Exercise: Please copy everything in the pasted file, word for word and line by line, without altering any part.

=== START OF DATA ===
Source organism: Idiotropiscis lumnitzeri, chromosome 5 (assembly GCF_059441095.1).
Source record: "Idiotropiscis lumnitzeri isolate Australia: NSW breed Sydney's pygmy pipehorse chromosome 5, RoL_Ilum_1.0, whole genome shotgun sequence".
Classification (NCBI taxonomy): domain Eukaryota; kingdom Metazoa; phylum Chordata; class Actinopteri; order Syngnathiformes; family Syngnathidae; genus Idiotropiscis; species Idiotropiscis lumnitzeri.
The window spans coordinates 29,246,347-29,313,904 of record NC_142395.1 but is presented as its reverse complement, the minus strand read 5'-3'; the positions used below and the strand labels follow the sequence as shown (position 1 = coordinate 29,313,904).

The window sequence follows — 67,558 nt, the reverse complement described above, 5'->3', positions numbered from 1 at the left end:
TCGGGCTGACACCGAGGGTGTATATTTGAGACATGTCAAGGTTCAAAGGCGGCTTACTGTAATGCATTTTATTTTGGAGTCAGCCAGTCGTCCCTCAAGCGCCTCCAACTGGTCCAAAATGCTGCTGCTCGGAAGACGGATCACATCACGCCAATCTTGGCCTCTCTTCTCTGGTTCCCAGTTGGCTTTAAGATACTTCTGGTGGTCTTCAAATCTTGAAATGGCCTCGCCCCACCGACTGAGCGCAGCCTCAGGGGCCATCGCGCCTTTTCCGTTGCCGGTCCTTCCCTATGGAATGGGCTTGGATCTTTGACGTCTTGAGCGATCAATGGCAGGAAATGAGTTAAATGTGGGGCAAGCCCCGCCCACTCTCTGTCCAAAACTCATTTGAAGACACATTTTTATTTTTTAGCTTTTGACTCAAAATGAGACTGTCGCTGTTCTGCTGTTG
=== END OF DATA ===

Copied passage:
Source organism: Idiotropiscis lumnitzeri, chromosome 5 (assembly GCF_059441095.1).
Source record: "Idiotropiscis lumnitzeri isolate Australia: NSW breed Sydney's pygmy pipehorse chromosome 5, RoL_Ilum_1.0, whole genome shotgun sequence".
Classification (NCBI taxonomy): domain Eukaryota; kingdom Metazoa; phylum Chordata; class Actinopteri; order Syngnathiformes; family Syngnathidae; genus Idiotropiscis; species Idiotropiscis lumnitzeri.
The window spans coordinates 29,246,347-29,313,904 of record NC_142395.1 but is presented as its reverse complement, the minus strand read 5'-3'; the positions used below and the strand labels follow the sequence as shown (position 1 = coordinate 29,313,904).

The window sequence follows — 67,558 nt, the reverse complement described above, 5'->3', positions numbered from 1 at the left end:
TCGGGCTGACACCGAGGGTGTATATTTGAGACATGTCAAGGTTCAAAGGCGGCTTACTGTAATGCATTTTATTTTGGAGTCAGCCAGTCGTCCCTCAAGCGCCTCCAACTGGTCCAAAATGCTGCTGCTCGGAAGACGGATCACATCACGCCAATCTTGGCCTCTCTTCTCTGGTTCCCAGTTGGCTTTAAGATACTTCTGGTGGTCTTCAAATCTTGAAATGGCCTCGCCCCACCGACTGAGCGCAGCCTCAGGGGCCATCGCGCCTTTTCCGTTGCCGGTCCTTCCCTATGGAATGGGCTTGGATCTTTGACGTCTTGAGCGATCAATGGCAGGAAATGAGTTAAATGTGGGGCAAGCCCCGCCCACTCTCTGTCCAAAACTCATTTGAAGACACATTTTTATTTTTTAGCTTTTGACTCAAAATGAGACTGTCGCTGTTCTGCTGTTG